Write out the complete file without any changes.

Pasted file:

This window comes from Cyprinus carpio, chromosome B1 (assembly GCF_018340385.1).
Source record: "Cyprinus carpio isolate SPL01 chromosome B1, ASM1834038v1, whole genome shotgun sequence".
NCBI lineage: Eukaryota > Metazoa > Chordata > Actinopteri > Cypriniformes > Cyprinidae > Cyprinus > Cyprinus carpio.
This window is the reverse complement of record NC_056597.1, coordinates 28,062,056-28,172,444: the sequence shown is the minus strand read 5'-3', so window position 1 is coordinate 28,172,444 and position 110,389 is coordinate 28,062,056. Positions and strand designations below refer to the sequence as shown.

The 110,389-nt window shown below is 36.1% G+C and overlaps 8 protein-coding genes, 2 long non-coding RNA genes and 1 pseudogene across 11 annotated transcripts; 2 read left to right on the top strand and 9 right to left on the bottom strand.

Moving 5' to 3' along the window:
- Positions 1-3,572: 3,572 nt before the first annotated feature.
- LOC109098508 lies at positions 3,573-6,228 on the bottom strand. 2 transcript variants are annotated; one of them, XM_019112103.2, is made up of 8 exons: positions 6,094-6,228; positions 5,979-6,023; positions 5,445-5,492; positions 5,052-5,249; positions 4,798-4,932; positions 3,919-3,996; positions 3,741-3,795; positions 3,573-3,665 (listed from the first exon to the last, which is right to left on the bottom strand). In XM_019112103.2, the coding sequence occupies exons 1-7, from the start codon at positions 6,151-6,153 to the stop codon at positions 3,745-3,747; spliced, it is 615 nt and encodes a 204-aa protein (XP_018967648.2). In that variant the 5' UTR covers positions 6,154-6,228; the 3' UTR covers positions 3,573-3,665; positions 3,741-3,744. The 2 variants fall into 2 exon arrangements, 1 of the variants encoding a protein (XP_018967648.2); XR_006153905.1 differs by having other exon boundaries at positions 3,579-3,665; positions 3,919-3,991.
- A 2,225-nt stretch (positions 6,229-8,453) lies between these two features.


This window comes from Cyprinus carpio, chromosome B1 (assembly GCF_018340385.1).
Source record: "Cyprinus carpio isolate SPL01 chromosome B1, ASM1834038v1, whole genome shotgun sequence".
NCBI lineage: Eukaryota > Metazoa > Chordata > Actinopteri > Cypriniformes > Cyprinidae > Cyprinus > Cyprinus carpio.
This window is the reverse complement of record NC_056597.1, coordinates 28,062,056-28,172,444: the sequence shown is the minus strand read 5'-3', so window position 1 is coordinate 28,172,444 and position 110,389 is coordinate 28,062,056. Positions and strand designations below refer to the sequence as shown.

The 110,389-nt window shown below is 36.1% G+C and overlaps 8 protein-coding genes, 2 long non-coding RNA genes and 1 pseudogene across 11 annotated transcripts; 2 read left to right on the top strand and 9 right to left on the bottom strand.

Moving 5' to 3' along the window:
- Positions 1-3,572: 3,572 nt before the first annotated feature.
- LOC109098508 lies at positions 3,573-6,228 on the bottom strand. 2 transcript variants are annotated; one of them, XM_019112103.2, is made up of 8 exons: positions 6,094-6,228; positions 5,979-6,023; positions 5,445-5,492; positions 5,052-5,249; positions 4,798-4,932; positions 3,919-3,996; positions 3,741-3,795; positions 3,573-3,665 (listed from the first exon to the last, which is right to left on the bottom strand). In XM_019112103.2, the coding sequence occupies exons 1-7, from the start codon at positions 6,151-6,153 to the stop codon at positions 3,745-3,747; spliced, it is 615 nt and encodes a 204-aa protein (XP_018967648.2). In that variant the 5' UTR covers positions 6,154-6,228; the 3' UTR covers positions 3,573-3,665; positions 3,741-3,744. The 2 variants fall into 2 exon arrangements, 1 of the variants encoding a protein (XP_018967648.2); XR_006153905.1 differs by having other exon boundaries at positions 3,579-3,665; positions 3,919-3,991.
- A 2,225-nt stretch (positions 6,229-8,453) lies between these two features.